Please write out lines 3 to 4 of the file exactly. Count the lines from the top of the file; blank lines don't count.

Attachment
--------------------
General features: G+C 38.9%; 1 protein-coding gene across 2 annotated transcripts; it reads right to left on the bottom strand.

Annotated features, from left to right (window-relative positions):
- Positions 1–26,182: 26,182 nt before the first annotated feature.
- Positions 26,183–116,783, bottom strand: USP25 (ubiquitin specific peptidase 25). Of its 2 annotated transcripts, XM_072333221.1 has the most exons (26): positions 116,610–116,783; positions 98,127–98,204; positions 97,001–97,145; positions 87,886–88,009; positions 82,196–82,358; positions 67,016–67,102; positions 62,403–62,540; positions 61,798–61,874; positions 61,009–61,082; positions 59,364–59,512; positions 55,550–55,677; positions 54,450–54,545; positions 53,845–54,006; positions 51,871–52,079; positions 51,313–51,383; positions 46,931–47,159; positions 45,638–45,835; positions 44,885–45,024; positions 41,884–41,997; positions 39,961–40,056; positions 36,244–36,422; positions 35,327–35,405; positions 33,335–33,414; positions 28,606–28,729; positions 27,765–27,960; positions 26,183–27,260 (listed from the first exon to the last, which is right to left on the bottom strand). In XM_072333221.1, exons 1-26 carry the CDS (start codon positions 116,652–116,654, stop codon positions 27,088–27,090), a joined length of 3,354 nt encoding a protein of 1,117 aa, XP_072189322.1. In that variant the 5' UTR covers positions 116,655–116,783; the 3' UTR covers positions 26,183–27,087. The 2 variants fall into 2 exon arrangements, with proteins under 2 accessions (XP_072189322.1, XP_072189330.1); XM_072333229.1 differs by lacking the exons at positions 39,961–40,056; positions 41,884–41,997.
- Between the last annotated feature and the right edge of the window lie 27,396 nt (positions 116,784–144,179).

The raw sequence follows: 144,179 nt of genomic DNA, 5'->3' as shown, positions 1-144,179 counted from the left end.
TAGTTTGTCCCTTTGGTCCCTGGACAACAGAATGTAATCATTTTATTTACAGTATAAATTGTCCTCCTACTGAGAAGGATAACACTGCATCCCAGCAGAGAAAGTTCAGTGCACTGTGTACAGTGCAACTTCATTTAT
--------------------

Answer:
- Positions 1–26,182: 26,182 nt before the first annotated feature.
- Positions 26,183–116,783, bottom strand: USP25 (ubiquitin specific peptidase 25). Of its 2 annotated transcripts, XM_072333221.1 has the most exons (26): positions 116,610–116,783; positions 98,127–98,204; positions 97,001–97,145; positions 87,886–88,009; positions 82,196–82,358; positions 67,016–67,102; positions 62,403–62,540; positions 61,798–61,874; positions 61,009–61,082; positions 59,364–59,512; positions 55,550–55,677; positions 54,450–54,545; positions 53,845–54,006; positions 51,871–52,079; positions 51,313–51,383; positions 46,931–47,159; positions 45,638–45,835; positions 44,885–45,024; positions 41,884–41,997; positions 39,961–40,056; positions 36,244–36,422; positions 35,327–35,405; positions 33,335–33,414; positions 28,606–28,729; positions 27,765–27,960; positions 26,183–27,260 (listed from the first exon to the last, which is right to left on the bottom strand). In XM_072333221.1, exons 1-26 carry the CDS (start codon positions 116,652–116,654, stop codon positions 27,088–27,090), a joined length of 3,354 nt encoding a protein of 1,117 aa, XP_072189322.1. In that variant the 5' UTR covers positions 116,655–116,783; the 3' UTR covers positions 26,183–27,087. The 2 variants fall into 2 exon arrangements, with proteins under 2 accessions (XP_072189322.1, XP_072189330.1); XM_072333229.1 differs by lacking the exons at positions 39,961–40,056; positions 41,884–41,997.